Your midwife will talk to you about what you want for your pregnancy and will plan your care with you. You will be asked to think about the kind of labour and birth you would like and your preferences will be recorded. It is a good idea to attend a childbirth education course, especially if this is your first baby. 

Pregnancy Testing

The National Women's Walk-in Centre can provide a  pregnancy confirmation service as well as your own GP. Information about the Walk-in Centre can be found on the National Women's Health website https://nationalwomenshealth.adhb.govt.nz/our-services/maternity/pregnancy-care/walk-in-centre-and-community-clinic/

 

Pregnancy Check-ups and Tests

First trimester (0 - 14 weeks):
  • Check ups are once a month if all is well with your pregnancy.
  • First trimester screening: Screening can provide some information about the chance of your baby having Down syndrome or another condition. This test requires a blood test and the 12 week ultrasound (see below)
  • Ultrasound: At approximately 12 weeks you have the option of an ultrasound scan. There may be costs associated with this. Please consult your midwife.
  • A blood test will usually be organised at or after your first appointment. Your midwife will discuss and advise you on this.
Second trimester (15 - 28 weeks):
  • Checks ups are once a month if all is well with your pregnancy.
  • Ultrasound: At 18 to 22 weeks you have the option of an ultrasound scan; there may be costs associated with this. Please consult your midwife.
  • Polycose Test: Between 24-28 weeks it is recommended that you do a polycose test. This blood test is to screen for gestational diabetes.  This test is free and carried out at a Diagnostic Medlab.
  • Other blood tests are also usually carried out during the second trimester at the same time as your polycose test. Your midwife will discuss and advise you on this.
Third trimester (29 - 40 weeks):
  • Weeks 29-35: Checkups are once every two weeks if you are in your first pregnancy and monthly with your second or subsequent pregnancy if all is well.
  • Weeks 36-40: Checkups are once a week for your first pregnancy and fortnightly with your second or subsequent pregnancy.
Additional tests during pregnancy:
Consult your midwife if you wish to discuss these:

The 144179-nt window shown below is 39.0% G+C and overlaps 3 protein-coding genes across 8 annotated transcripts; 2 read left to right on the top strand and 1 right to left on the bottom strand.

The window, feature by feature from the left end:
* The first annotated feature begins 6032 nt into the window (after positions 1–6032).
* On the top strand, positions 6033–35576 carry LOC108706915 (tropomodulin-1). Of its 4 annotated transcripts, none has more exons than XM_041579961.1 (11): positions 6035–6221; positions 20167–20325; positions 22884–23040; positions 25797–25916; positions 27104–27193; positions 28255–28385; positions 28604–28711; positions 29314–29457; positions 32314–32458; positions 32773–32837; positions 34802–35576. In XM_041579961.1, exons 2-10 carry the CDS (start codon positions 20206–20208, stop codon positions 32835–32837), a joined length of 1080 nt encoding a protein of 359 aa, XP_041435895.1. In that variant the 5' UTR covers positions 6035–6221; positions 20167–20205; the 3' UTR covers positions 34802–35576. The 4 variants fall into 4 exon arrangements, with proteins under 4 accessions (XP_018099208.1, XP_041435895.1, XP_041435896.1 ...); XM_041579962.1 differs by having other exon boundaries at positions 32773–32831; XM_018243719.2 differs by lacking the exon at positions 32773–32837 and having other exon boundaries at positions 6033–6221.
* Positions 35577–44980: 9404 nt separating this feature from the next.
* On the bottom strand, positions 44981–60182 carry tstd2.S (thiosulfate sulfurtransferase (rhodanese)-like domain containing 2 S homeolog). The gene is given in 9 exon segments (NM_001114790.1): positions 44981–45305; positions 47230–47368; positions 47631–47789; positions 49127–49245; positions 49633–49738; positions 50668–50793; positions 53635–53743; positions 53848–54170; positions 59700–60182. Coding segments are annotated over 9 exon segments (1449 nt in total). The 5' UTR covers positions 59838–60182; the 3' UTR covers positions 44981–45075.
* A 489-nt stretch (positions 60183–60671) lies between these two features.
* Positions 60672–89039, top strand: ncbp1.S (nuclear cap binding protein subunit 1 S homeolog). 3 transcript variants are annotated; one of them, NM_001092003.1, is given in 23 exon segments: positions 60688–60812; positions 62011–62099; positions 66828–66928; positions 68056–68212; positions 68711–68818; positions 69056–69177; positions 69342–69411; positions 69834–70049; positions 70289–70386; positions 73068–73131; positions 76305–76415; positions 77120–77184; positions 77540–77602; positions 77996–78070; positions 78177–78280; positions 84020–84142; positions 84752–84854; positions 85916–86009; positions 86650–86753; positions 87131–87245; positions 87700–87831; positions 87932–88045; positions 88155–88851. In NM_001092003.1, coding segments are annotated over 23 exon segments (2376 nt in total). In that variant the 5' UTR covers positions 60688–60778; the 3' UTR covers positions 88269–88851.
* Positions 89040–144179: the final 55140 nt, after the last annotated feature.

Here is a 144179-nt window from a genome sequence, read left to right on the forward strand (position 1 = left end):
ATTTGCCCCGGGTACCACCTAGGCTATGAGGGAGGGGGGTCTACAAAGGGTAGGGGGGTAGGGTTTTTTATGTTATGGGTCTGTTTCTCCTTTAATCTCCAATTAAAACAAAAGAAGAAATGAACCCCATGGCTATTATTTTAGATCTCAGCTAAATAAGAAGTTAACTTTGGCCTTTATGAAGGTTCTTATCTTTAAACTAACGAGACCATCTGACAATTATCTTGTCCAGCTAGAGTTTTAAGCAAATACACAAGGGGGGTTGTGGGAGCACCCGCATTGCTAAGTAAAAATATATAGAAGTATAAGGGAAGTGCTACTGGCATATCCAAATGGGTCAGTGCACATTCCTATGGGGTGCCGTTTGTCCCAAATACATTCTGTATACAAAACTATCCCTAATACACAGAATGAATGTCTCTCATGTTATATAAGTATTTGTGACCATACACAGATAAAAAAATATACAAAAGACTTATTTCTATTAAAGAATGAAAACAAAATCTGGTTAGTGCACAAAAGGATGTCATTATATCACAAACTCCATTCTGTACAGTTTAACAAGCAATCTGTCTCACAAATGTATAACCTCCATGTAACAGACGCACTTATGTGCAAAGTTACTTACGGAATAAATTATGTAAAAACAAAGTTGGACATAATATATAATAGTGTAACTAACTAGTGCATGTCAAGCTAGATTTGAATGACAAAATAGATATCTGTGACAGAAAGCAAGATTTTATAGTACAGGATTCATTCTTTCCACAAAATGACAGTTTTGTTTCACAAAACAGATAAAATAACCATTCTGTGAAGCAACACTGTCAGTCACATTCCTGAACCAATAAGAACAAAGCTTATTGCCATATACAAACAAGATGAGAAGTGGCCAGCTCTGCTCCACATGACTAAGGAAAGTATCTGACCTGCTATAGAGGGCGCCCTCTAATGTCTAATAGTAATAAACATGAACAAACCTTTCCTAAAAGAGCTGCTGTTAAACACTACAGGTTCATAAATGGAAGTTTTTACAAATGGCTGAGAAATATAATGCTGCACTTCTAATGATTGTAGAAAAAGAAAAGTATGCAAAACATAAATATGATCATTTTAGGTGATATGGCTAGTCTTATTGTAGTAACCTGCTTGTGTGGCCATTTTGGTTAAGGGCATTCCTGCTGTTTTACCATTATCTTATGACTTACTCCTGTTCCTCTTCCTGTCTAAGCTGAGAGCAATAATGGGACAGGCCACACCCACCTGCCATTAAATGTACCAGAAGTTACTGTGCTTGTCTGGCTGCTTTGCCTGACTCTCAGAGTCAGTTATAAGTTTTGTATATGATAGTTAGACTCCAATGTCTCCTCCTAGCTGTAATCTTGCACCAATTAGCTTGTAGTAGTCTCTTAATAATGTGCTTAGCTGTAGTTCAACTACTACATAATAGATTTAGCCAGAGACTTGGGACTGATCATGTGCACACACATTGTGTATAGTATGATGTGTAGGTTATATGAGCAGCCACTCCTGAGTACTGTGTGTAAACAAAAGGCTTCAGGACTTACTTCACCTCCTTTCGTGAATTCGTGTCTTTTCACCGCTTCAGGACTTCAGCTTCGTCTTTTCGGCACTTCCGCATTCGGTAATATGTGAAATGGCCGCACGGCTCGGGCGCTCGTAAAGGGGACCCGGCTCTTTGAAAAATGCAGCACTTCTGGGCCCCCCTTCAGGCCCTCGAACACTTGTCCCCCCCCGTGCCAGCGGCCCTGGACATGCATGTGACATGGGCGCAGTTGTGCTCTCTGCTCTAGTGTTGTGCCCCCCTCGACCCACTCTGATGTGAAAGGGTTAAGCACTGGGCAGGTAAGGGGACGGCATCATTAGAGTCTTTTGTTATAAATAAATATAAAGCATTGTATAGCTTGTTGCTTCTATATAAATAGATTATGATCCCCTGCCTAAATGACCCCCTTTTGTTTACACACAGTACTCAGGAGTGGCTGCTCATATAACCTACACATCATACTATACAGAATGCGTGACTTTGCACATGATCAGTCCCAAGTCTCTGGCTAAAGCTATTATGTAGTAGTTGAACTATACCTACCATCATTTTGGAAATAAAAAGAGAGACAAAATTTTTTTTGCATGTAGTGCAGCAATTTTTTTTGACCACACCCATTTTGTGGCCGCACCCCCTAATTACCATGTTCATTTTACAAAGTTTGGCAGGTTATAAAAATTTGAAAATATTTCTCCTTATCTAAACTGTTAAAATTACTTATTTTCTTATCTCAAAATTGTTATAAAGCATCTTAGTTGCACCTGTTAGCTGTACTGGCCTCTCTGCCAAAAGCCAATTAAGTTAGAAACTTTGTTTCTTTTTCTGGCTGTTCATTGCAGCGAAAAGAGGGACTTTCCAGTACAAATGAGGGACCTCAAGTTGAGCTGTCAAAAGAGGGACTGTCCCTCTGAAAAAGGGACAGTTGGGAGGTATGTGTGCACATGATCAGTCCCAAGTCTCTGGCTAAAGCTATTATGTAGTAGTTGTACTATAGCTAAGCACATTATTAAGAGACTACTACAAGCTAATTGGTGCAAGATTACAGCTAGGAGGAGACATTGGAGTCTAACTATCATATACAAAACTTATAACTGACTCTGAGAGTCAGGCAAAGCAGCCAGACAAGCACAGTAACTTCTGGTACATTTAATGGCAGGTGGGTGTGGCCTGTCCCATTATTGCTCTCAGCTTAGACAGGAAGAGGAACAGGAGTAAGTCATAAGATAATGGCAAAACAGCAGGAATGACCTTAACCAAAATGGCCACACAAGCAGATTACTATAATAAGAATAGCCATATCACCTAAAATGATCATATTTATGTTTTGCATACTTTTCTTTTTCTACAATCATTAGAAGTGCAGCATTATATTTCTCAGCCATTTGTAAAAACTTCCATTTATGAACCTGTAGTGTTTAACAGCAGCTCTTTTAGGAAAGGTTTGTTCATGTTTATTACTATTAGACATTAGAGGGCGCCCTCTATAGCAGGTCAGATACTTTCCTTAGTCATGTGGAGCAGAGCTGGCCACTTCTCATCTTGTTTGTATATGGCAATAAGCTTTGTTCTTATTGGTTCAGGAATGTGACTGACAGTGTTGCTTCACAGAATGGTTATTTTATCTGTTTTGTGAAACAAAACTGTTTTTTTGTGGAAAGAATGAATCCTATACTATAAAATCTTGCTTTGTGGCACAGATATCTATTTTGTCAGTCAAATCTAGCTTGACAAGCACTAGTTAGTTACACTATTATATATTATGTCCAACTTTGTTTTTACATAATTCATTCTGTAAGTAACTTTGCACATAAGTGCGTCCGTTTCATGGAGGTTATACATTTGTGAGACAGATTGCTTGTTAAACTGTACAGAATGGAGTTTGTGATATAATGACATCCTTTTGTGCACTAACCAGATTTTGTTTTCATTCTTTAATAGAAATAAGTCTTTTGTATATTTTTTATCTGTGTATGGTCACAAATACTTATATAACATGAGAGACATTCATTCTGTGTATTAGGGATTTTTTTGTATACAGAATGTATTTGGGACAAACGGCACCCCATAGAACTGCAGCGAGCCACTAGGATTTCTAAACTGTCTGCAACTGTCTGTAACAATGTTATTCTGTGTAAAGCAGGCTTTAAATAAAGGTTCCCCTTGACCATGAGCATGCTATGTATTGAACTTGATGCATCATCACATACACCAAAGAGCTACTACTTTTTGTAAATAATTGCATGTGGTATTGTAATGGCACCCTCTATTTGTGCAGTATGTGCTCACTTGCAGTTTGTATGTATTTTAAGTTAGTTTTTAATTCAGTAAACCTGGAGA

• Chorionic villus sampling (CVS)
  • Amniocentesis
  • Maternal Serum Screening

Development of Your Care/Birth Plans

The LMC is responsible for organising your maternity care. They may provide all your care or share the care with one other, or more, practitioners. They also provide information to assist with decision-making during pregnancy, preparation of the birth and for parenting.

Topics will include nutrition, exercise, the risks of smoking and alcohol, labour and the birth process, pain relief, breastfeeding, baby care, immunisation, community services, contraception and many more.

It is important that you have a 24 hour contact number for your LMC and that back-up arrangements have been discussed with you in case your LMC is unavailable at any stage.

If you choose a community midwife at National Women's, she will only be available during the day but you will  be given the delivery unit phone number to contact if you are in labour or concerned about anything regarding your pregnancy which cannot wait until your midwife returns the next day.

Staying in Hospital/Birth Centre After the Birth

After the birth you will be tired and busy getting to know your new baby. Most women who have had a normal birth stay in the hospital or birth centre for 48 hours. If you have had a caesarean section, the usual hospital stay is 3-5 days. There may be an option to have your postnatal stay in a primary unit if you have given birth at hospital. Some women choose to go straight home after birth, this is called a planned early discharge. Talk to your midwife about your postnatal stay and make sure your family know what your plan is. Approximately 4-6 hours after the birth of your baby, if both mother and baby are well, you will be transferred to Birthcare Auckland. Please remember to bring a car seat for your car, to transport your baby safely. Your care will be continued at Birthcare, where you will be able to rest and become proficient with breastfeeding your baby. If you or your baby need further care or you have had a caesarean birth, you will be transferred to one of the maternity wards. At times the wards are very busy and the staff may request that if all is well with you both, you transfer to Birthcare Auckland for the remainder of your stay to free up the ward for those who need the beds more urgently.

After the birth you will be tired and busy getting to know your new baby. Most women who have had a normal birth stay in the hospital or birth centre for 48 hours. If you have had a caesarean section, the usual hospital stay is 3-5 days. There may be an option to have your postnatal stay in a primary unit if you have given birth at hospital. Some women choose to go straight home after birth, this is called a planned early discharge. Talk to your midwife about your postnatal stay and make sure your family know what your plan is.

Approximately 4-6 hours after the birth of your baby, if both mother and baby are well, you will be transferred to Birthcare Auckland. Please remember to bring a car seat for your car, to transport your baby safely. Your care will be continued at Birthcare, where you will be able to rest and become proficient with breastfeeding your baby.

If you or your baby need further care or you have had a caesarean birth, you will be transferred to one of the maternity wards.

At times the wards are very busy and the staff may request that if all is well with you both, you transfer to Birthcare Auckland for the remainder of your stay to free up the ward for those who need the beds more urgently.

Home Visits From a Midwife (From Birth to 4 - 6 Weeks)